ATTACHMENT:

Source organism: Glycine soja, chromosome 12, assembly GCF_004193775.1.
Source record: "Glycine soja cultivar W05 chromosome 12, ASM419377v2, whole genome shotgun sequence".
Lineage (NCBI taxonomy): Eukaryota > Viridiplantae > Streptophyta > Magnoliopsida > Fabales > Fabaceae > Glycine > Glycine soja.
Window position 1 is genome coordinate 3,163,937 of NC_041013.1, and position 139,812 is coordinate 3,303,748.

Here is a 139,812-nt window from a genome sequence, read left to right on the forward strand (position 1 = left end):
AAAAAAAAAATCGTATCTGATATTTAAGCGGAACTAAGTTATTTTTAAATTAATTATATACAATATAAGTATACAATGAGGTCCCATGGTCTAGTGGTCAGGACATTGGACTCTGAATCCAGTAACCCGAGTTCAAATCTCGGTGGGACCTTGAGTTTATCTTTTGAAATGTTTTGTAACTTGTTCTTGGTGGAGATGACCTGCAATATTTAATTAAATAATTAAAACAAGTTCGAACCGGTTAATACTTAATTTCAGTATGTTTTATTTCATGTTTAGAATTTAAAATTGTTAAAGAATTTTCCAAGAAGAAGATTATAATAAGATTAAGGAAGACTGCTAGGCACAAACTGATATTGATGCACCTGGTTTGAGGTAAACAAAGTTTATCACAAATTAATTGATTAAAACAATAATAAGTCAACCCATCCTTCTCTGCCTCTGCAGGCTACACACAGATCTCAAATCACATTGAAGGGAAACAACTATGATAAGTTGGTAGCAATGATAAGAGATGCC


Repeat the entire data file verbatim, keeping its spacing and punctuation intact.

Source organism: Glycine soja, chromosome 12, assembly GCF_004193775.1.
Source record: "Glycine soja cultivar W05 chromosome 12, ASM419377v2, whole genome shotgun sequence".
Lineage (NCBI taxonomy): Eukaryota > Viridiplantae > Streptophyta > Magnoliopsida > Fabales > Fabaceae > Glycine > Glycine soja.
Window position 1 is genome coordinate 3,163,937 of NC_041013.1, and position 139,812 is coordinate 3,303,748.

Here is a 139,812-nt window from a genome sequence, read left to right on the forward strand (position 1 = left end):
AAAAAAAAAATCGTATCTGATATTTAAGCGGAACTAAGTTATTTTTAAATTAATTATATACAATATAAGTATACAATGAGGTCCCATGGTCTAGTGGTCAGGACATTGGACTCTGAATCCAGTAACCCGAGTTCAAATCTCGGTGGGACCTTGAGTTTATCTTTTGAAATGTTTTGTAACTTGTTCTTGGTGGAGATGACCTGCAATATTTAATTAAATAATTAAAACAAGTTCGAACCGGTTAATACTTAATTTCAGTATGTTTTATTTCATGTTTAGAATTTAAAATTGTTAAAGAATTTTCCAAGAAGAAGATTATAATAAGATTAAGGAAGACTGCTAGGCACAAACTGATATTGATGCACCTGGTTTGAGGTAAACAAAGTTTATCACAAATTAATTGATTAAAACAATAATAAGTCAACCCATCCTTCTCTGCCTCTGCAGGCTACACACAGATCTCAAATCACATTGAAGGGAAACAACTATGATAAGTTGGTAGCAATGATAAGAGATGCC